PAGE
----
Things that didn't fit the Comets template?
Songs that were more personal to me, that were not something I was writing for this entity that was already formed. They were something for me, where I could control the overall vision. I wanted to let them take on a life of their own.
As opposed to Comets, which I assume was more collaborative...
It became that way. For the first two albums I did most of the songwriting and most of the bandleader stuff. And I maintained the public face with the press through the last couple of records, but Utrillo [Kushner] and [Ben] Chasny and myself collaborated on songwriting more. The whole band would do group improvisation to finish off the songs. We worked as a democracy as best as we could with decision making, setting a vision about where the band was going.
When it came time to hit the studio, how did that democracy work? Would everyone bring songs in and you'd work together fleshing them out, with the writer taking the lead?
You know Utrillo wrote his songs on piano, so his sounded like Utrillo songs. Chasny and I would more often bring a riff each, them someone would add a bridge to the other person's thing and maybe I'd have some jam-out for a coda and we'd put it there. Then in the end, no matter who wrote the music, I would be the one to place the lyrical narrative on it. It was more or less collaborative. Where as with Howlin' Rain, I write the songs, the band breathes life and body into them, and again it' my personal narrative in the lyrics. And up till now, it's been my production vision. It's my vision for better or worse.
Does the name connect back to Humboldt? We have some howling rain up here.
Maybe a little bit subconsciously. Certainly the physical and metaphysical characteristics of the area, especially the Southern Humboldt are, and will forever be part of my artistic landscape.
Did you live in Southern Humboldt too?
My family owns a summer cabin in Southern Humboldt so I spend a lot of time up there. I go there to write and to relax after tours. And my folks are still up in Eureka, so I'm up there a lot too.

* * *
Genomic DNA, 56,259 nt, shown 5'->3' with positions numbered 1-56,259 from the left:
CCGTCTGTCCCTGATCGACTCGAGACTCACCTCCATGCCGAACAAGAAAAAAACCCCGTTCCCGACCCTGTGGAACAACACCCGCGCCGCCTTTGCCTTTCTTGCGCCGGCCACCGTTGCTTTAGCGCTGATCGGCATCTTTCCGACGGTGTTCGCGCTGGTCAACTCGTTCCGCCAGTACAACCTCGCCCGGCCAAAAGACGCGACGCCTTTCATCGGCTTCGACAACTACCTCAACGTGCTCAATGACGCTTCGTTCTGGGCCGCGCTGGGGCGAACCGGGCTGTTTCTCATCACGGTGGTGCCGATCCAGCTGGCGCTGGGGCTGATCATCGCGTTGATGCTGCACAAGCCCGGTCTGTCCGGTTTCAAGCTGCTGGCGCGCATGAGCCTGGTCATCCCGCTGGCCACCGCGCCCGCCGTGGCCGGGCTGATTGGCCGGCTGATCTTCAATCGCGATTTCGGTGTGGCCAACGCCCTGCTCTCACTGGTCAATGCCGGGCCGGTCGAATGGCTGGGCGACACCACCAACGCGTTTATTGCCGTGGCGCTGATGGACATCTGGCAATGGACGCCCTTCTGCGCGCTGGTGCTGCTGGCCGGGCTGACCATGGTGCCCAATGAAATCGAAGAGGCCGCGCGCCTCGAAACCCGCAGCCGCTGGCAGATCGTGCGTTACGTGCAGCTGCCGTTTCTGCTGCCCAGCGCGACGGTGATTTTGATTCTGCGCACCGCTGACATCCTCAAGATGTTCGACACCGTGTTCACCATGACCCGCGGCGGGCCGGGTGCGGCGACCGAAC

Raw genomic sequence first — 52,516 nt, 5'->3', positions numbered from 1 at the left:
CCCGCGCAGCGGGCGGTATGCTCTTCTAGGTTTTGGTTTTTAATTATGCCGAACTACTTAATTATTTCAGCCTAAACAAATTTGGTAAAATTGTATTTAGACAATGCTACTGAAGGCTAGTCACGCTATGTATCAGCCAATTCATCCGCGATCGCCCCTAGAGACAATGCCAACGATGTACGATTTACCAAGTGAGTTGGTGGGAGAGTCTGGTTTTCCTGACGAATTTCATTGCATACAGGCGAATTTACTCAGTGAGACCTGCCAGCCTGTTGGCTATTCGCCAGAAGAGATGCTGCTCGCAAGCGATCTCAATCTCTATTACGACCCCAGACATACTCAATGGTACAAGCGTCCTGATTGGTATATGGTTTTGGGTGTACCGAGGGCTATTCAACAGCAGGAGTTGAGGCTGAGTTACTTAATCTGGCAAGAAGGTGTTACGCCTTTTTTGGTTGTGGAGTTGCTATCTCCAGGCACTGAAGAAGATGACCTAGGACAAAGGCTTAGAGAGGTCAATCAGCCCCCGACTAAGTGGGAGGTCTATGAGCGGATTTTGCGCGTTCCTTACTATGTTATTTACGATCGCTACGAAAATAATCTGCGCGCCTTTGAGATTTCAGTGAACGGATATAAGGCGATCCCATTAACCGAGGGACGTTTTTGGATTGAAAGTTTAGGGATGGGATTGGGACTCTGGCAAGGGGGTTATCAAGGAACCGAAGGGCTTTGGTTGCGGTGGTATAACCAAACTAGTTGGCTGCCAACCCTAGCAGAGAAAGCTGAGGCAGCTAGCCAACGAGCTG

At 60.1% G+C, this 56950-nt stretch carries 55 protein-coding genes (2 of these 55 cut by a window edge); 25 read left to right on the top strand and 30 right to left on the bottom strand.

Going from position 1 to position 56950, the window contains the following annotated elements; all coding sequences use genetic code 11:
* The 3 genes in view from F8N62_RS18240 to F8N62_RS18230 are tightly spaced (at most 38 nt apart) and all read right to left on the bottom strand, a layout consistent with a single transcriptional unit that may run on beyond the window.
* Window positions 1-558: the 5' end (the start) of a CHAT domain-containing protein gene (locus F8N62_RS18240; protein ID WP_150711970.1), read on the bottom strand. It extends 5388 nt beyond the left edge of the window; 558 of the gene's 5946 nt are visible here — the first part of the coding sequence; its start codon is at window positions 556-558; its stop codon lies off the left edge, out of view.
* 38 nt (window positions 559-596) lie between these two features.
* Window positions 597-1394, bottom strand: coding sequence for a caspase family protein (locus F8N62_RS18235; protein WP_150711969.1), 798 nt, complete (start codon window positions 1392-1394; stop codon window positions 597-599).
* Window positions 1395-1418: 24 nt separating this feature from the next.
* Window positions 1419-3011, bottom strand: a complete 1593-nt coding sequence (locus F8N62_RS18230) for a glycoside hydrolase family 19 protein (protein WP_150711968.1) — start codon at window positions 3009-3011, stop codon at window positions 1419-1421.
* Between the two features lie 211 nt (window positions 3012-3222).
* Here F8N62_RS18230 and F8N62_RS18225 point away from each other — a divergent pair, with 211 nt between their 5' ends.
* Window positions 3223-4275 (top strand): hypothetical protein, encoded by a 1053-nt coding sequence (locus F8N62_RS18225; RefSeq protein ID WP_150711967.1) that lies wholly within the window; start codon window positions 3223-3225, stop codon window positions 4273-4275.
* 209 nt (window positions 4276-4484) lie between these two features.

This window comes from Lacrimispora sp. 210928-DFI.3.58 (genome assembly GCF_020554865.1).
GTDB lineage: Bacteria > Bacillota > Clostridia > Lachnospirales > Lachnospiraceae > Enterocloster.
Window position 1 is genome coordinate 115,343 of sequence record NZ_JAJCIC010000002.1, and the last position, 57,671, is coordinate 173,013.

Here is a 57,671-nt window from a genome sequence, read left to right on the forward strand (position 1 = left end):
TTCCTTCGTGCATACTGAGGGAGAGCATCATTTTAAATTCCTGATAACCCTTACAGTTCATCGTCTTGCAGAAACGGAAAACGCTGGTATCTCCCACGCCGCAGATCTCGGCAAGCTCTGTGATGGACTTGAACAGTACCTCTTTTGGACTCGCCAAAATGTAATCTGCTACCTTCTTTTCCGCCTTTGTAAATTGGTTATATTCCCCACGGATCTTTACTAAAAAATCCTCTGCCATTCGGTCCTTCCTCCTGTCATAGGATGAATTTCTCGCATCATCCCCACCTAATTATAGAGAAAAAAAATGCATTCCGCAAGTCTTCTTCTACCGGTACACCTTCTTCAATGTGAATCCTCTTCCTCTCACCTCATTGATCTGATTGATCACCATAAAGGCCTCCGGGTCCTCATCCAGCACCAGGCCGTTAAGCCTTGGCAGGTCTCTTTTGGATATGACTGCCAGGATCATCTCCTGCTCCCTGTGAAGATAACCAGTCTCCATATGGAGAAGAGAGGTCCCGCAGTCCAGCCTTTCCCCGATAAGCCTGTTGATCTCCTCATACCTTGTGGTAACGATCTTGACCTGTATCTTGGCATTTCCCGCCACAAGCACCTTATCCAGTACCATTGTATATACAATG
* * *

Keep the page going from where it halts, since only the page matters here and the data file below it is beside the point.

And you're coming to play here twice...
When I booked the show [at the Jambalaya] I didn't know we'd be playing with the Black Crowes or that they'd play up there. That was a fun surprise. I think that one will be a bit more expensive and harder to get into.
I don't imagine that the Jambalaya show will be easy to get into either.
Well, Howlin Rain hasn't come and played up there before...
But people know who you are.
I hope it fills up. That's the ideal situation for a band.
This tour with the Crowes seems like it should be a good thin exposure wise. Although I have to say, I'm not sure where the band is at career-wise.
I'd say they're at an extraordinary place. They're a 20-plus year old band and they've sold 20 million records or something. And they just put out a new record on their own label that debuted on the charts. Instead of becoming a reunion band caricature of themselves they're making music that's fresh and classic and quintessential for them. It's hard to do it that long and not just be totally destroyed.
The band Night Ranger is coming to play in a local casino this week. Who knows what that might be like and how it related to what they did in the past.
That's what I'm saying. If Night Ranger, after all these years, still had the core artists together and they put out their own record and it was like an artistic achievement, all of a sudden you'd be like, 'Night Ranger is pretty bad ass.'
Then you have guys like Blue Cheer who were just in town working the club circuit in a beat up van.
It's tough. But it's the easiest way to make an extremely hard living. You have to understand, people ask how much money can you make? Well, you can make a hundred million dollars, but maybe one out of a hundred million can do it. More likely, you'll struggle and fucking sacrifice the rest of your life spending a lot of time cooped up in a van or whatever, doing dirty business. But you do it if you love being a musician. Or you become a weekend musician until you tire of it and put your guitar in the attic and say fuck it, I want to play golf on the weekend. I don't want to sit around working on my chops. People who love making music do it because they can't stand not to.